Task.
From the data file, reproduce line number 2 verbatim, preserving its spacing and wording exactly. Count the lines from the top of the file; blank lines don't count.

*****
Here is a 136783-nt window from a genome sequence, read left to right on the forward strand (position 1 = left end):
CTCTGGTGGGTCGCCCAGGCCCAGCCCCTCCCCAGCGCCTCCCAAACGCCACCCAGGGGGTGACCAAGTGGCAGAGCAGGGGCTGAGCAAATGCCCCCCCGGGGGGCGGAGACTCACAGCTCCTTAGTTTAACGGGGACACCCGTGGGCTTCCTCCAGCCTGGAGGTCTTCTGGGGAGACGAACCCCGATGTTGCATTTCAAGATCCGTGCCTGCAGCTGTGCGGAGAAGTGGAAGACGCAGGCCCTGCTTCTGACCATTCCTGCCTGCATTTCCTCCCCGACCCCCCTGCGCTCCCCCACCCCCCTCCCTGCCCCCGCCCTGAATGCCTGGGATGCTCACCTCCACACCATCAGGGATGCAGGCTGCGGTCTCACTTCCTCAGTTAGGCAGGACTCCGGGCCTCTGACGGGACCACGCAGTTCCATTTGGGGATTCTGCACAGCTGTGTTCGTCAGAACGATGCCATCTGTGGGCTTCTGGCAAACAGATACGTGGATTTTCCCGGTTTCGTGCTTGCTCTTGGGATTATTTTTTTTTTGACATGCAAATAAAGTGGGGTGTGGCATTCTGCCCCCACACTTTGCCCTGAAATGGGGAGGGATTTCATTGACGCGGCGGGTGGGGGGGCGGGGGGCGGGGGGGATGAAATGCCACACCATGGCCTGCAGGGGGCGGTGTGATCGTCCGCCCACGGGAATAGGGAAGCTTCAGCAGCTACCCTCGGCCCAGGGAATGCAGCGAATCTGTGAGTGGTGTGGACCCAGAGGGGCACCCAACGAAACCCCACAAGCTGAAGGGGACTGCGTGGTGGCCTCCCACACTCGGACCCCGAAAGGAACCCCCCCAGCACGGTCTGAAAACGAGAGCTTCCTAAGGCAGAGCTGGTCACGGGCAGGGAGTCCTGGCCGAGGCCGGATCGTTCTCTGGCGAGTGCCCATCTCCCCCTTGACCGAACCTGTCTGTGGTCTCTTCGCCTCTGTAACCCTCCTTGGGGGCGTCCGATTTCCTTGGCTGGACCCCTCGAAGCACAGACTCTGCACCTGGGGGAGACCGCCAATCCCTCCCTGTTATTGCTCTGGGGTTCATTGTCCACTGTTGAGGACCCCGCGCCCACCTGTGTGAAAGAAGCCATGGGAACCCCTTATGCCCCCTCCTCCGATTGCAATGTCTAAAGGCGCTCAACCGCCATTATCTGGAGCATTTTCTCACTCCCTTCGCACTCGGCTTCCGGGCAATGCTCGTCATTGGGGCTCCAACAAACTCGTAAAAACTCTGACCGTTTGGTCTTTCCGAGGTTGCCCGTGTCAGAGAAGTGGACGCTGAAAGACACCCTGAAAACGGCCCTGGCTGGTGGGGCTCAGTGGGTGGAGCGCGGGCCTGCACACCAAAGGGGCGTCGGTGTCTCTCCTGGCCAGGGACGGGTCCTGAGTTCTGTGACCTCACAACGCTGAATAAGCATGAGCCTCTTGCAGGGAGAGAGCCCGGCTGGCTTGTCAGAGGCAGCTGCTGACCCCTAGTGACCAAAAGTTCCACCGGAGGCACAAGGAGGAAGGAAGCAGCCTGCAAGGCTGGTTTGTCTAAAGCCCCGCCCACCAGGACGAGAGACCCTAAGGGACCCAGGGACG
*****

CTCTGGTGGGTCGCCCAGGCCCAGCCCCTCCCCAGCGCCTCCCAAACGCCACCCAGGGGGTGACCAAGTGGCAGAGCAGGGGCTGAGCAAATGCCCCCCCGGGGGGCGGAGACTCACAGCTCCTTAGTTTAACGGGGACACCCGTGGGCTTCCTCCAGCCTGGAGGTCTTCTGGGGAGACGAACCCCGATGTTGCATTTCAAGATCCGTGCCTGCAGCTGTGCGGAGAAGTGGAAGACGCAGGCCCTGCTTCTGACCATTCCTGCCTGCATTTCCTCCCCGACCCCCCTGCGCTCCCCCACCCCCCTCCCTGCCCCCGCCCTGAATGCCTGGGATGCTCACCTCCACACCATCAGGGATGCAGGCTGCGGTCTCACTTCCTCAGTTAGGCAGGACTCCGGGCCTCTGACGGGACCACGCAGTTCCATTTGGGGATTCTGCACAGCTGTGTTCGTCAGAACGATGCCATCTGTGGGCTTCTGGCAAACAGATACGTGGATTTTCCCGGTTTCGTGCTTGCTCTTGGGATTATTTTTTTTTTGACATGCAAATAAAGTGGGGTGTGGCATTCTGCCCCCACACTTTGCCCTGAAATGGGGAGGGATTTCATTGACGCGGCGGGTGGGGGGGCGGGGGGCGGGGGGGATGAAATGCCACACCATGGCCTGCAGGGGGCGGTGTGATCGTCCGCCCACGGGAATAGGGAAGCTTCAGCAGCTACCCTCGGCCCAGGGAATGCAGCGAATCTGTGAGTGGTGTGGACCCAGAGGGGCACCCAACGAAACCCCACAAGCTGAAGGGGACTGCGTGGTGGCCTCCCACACTCGGACCCCGAAAGGAACCCCCCCAGCACGGTCTGAAAACGAGAGCTTCCTAAGGCAGAGCTGGTCACGGGCAGGGAGTCCTGGCCGAGGCCGGATCGTTCTCTGGCGAGTGCCCATCTCCCCCTTGACCGAACCTGTCTGTGGTCTCTTCGCCTCTGTAACCCTCCTTGGGGGCGTCCGATTTCCTTGGCTGGACCCCTCGAAGCACAGACTCTGCACCTGGGGGAGACCGCCAATCCCTCCCTGTTATTGCTCTGGGGTTCATTGTCCACTGTTGAGGACCCCGCGCCCACCTGTGTGAAAGAAGCCATGGGAACCCCTTATGCCCCCTCCTCCGATTGCAATGTCTAAAGGCGCTCAACCGCCATTATCTGGAGCATTTTCTCACTCCCTTCGCACTCGGCTTCCGGGCAATGCTCGTCATTGGGGCTCCAACAAACTCGTAAAAACTCTGACCGTTTGGTCTTTCCGAGGTTGCCCGTGTCAGAGAAGTGGACGCTGAAAGACACCCTGAAAACGGCCCTGGCTGGTGGGGCTCAGTGGGTGGAGCGCGGGCCTGCACACCAAAGGGGCGTCGGTGTCTCTCCTGGCCAGGGACGGGTCCTGAGTTCTGTGACCTCACAACGCTGAATAAGCATGAGCCTCTTGCAGGGAGAGAGCCCGGCTGGCTTGTCAGAGGCAGCTGCTGACCCCTAGTGACCAAAAGTTCCACCGGAGGCACAAGGAGGAAGGAAGCAGCCTGCAAGGCTGGTTTGTCTAAAGCCCCGCCCACCAGGACGAGAGACCCTAAGGGACCCAGGGACG